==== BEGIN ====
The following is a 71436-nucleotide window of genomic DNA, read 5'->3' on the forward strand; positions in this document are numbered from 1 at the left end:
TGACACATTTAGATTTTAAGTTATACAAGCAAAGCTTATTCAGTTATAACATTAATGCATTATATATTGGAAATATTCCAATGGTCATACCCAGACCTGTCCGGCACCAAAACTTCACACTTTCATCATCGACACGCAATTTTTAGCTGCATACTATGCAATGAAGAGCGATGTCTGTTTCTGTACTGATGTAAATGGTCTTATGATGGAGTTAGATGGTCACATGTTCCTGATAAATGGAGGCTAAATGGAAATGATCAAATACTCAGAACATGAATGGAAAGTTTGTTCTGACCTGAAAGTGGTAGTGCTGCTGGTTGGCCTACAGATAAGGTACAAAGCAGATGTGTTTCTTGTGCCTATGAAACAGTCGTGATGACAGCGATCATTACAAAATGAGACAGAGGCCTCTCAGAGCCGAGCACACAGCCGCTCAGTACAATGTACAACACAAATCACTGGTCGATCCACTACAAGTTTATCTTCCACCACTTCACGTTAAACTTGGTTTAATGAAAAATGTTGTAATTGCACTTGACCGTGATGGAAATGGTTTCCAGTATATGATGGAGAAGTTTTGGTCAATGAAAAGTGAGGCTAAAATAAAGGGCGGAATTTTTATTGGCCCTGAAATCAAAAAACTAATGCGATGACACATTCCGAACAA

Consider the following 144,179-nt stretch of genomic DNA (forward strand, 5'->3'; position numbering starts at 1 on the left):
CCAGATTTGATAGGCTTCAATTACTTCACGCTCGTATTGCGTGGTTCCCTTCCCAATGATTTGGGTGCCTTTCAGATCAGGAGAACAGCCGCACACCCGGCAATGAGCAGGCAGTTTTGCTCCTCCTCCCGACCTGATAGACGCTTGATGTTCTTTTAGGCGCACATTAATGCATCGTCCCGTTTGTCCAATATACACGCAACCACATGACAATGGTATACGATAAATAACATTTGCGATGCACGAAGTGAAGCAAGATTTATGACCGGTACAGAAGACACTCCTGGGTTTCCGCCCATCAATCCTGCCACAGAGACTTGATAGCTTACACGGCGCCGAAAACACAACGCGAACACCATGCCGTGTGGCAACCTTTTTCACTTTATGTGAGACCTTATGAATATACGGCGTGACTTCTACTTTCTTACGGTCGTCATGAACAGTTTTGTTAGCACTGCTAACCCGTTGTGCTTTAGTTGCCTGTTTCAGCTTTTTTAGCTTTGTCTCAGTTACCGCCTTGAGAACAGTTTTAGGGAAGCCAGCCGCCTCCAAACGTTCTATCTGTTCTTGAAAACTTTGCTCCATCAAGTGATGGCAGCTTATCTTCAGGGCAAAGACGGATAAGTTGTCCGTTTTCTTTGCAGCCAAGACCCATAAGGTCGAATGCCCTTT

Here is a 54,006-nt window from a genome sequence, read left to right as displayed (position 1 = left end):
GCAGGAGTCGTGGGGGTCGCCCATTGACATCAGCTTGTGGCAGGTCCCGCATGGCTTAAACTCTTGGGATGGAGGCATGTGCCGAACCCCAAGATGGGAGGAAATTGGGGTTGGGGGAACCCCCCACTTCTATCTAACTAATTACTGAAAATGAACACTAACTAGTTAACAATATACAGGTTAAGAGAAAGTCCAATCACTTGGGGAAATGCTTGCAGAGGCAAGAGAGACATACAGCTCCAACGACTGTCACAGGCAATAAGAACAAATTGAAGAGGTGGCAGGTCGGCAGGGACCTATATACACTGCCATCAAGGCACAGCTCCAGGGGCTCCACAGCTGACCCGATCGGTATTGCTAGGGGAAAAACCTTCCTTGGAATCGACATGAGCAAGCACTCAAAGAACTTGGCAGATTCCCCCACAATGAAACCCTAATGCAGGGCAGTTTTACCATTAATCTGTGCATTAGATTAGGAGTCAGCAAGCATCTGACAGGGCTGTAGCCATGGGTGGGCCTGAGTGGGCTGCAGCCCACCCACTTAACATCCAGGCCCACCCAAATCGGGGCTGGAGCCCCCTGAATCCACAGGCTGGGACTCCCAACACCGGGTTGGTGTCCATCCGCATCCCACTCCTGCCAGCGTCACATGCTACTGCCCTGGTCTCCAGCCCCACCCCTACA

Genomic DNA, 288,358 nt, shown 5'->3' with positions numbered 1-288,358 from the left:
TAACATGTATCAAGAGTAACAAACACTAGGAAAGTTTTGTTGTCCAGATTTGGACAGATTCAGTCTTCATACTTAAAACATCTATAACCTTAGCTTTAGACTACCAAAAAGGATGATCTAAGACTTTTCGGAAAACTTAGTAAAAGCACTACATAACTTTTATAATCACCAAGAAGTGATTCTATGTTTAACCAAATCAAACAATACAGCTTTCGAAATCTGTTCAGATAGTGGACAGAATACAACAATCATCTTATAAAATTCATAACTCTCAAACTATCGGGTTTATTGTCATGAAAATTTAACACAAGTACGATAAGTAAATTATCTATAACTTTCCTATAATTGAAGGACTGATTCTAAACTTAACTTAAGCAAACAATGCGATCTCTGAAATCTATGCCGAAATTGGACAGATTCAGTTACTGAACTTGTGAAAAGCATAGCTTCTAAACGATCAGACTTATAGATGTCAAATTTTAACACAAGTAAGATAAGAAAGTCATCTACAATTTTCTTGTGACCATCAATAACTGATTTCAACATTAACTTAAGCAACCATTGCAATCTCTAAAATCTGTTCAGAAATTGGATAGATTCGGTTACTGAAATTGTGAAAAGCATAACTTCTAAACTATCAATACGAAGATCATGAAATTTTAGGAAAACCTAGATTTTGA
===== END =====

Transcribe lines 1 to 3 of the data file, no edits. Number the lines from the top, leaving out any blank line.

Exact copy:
The following is a 71436-nucleotide window of genomic DNA, read 5'->3' on the forward strand; positions in this document are numbered from 1 at the left end:
TGACACATTTAGATTTTAAGTTATACAAGCAAAGCTTATTCAGTTATAACATTAATGCATTATATATTGGAAATATTCCAATGGTCATACCCAGACCTGTCCGGCACCAAAACTTCACACTTTCATCATCGACACGCAATTTTTAGCTGCATACTATGCAATGAAGAGCGATGTCTGTTTCTGTACTGATGTAAATGGTCTTATGATGGAGTTAGATGGTCACATGTTCCTGATAAATGGAGGCTAAATGGAAATGATCAAATACTCAGAACATGAATGGAAAGTTTGTTCTGACCTGAAAGTGGTAGTGCTGCTGGTTGGCCTACAGATAAGGTACAAAGCAGATGTGTTTCTTGTGCCTATGAAACAGTCGTGATGACAGCGATCATTACAAAATGAGACAGAGGCCTCTCAGAGCCGAGCACACAGCCGCTCAGTACAATGTACAACACAAATCACTGGTCGATCCACTACAAGTTTATCTTCCACCACTTCACGTTAAACTTGGTTTAATGAAAAATGTTGTAATTGCACTTGACCGTGATGGAAATGGTTTCCAGTATATGATGGAGAAGTTTTGGTCAATGAAAAGTGAGGCTAAAATAAAGGGCGGAATTTTTATTGGCCCTGAAATCAAAAAACTAATGCGATGACACATTCCGAACAA

Consider the following 144,179-nt stretch of genomic DNA (forward strand, 5'->3'; position numbering starts at 1 on the left):